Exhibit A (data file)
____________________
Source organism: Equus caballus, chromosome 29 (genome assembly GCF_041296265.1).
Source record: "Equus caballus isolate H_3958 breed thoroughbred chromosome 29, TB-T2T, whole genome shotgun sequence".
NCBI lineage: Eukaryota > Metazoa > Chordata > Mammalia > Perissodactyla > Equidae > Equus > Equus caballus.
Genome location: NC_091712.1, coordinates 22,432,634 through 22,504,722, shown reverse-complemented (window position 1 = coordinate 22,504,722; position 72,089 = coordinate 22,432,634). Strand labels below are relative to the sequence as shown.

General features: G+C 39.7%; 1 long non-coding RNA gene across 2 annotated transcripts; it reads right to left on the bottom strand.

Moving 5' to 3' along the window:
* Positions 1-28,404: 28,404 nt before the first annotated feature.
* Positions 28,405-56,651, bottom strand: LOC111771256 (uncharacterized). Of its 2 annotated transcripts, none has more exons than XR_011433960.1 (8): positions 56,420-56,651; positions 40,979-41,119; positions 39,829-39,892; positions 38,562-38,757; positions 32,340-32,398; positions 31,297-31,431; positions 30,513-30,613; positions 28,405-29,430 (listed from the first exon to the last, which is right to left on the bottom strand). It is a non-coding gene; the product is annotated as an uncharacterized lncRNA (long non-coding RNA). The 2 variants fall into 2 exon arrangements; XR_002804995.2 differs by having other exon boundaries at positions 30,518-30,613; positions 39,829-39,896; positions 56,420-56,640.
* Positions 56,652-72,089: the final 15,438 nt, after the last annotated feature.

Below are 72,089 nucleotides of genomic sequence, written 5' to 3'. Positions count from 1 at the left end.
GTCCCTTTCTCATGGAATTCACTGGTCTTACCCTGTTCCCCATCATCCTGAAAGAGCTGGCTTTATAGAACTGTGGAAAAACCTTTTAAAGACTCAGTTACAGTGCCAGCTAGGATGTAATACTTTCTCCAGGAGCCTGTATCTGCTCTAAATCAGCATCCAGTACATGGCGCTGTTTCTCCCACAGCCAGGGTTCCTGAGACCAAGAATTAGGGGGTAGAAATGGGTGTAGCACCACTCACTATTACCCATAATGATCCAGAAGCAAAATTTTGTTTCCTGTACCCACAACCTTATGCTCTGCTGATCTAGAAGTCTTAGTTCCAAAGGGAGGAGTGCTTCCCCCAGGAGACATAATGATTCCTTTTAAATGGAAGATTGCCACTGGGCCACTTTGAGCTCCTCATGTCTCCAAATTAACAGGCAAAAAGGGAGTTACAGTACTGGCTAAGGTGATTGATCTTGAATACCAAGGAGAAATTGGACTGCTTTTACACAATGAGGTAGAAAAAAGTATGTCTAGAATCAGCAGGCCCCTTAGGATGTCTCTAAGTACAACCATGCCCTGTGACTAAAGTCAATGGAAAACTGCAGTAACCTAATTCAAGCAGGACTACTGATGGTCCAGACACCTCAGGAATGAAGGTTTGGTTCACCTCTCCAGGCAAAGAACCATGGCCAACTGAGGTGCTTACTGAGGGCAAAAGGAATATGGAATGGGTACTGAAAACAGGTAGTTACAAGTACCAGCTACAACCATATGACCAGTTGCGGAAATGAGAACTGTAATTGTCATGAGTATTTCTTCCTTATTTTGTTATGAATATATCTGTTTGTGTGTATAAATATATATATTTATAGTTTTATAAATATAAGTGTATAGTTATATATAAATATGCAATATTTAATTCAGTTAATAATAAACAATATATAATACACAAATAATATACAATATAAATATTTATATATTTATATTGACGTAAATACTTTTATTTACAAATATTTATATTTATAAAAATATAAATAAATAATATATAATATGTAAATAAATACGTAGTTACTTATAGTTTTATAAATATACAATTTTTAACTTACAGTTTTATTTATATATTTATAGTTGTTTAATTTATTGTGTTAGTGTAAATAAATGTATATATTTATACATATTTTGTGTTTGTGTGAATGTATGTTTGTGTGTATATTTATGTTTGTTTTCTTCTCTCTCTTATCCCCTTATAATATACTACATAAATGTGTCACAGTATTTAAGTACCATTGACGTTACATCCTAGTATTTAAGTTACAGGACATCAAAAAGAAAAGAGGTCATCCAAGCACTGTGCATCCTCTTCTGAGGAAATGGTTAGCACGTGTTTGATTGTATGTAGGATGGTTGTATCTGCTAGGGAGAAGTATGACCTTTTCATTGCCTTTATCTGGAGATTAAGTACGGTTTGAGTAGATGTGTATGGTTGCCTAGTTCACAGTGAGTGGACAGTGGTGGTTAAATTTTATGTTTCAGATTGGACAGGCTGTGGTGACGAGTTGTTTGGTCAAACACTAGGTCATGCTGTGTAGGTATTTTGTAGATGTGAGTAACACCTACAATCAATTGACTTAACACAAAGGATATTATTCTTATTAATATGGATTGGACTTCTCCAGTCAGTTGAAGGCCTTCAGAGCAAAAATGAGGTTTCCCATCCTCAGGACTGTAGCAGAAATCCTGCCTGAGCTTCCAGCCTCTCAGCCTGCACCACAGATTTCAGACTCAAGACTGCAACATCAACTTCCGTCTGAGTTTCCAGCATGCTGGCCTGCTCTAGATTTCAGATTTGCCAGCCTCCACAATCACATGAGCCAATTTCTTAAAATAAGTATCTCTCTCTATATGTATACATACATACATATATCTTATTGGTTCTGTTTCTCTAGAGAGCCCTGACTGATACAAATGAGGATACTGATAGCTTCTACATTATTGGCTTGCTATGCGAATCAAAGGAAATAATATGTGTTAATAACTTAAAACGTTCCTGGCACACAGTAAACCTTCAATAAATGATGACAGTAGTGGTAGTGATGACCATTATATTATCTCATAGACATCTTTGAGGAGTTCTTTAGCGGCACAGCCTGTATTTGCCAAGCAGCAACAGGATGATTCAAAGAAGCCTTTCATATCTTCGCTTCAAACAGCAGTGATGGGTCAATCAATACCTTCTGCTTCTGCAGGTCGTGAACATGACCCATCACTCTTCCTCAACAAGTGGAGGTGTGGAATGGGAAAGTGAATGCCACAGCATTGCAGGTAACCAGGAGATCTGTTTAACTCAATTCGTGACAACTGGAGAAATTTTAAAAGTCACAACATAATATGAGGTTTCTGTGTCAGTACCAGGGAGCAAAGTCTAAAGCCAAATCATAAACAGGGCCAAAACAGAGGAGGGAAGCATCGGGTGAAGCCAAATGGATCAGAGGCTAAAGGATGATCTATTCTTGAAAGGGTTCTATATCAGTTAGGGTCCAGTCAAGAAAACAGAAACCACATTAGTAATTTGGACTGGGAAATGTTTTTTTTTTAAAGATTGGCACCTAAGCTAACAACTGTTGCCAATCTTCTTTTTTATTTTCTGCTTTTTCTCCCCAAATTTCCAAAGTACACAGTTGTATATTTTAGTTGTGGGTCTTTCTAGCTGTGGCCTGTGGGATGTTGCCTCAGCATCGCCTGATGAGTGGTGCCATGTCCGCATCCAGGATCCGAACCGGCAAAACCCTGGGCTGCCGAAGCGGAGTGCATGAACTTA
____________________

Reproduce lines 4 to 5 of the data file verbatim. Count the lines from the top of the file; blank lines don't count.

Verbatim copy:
Genome location: NC_091712.1, coordinates 22,432,634 through 22,504,722, shown reverse-complemented (window position 1 = coordinate 22,504,722; position 72,089 = coordinate 22,432,634). Strand labels below are relative to the sequence as shown.

General features: G+C 39.7%; 1 long non-coding RNA gene across 2 annotated transcripts; it reads right to left on the bottom strand.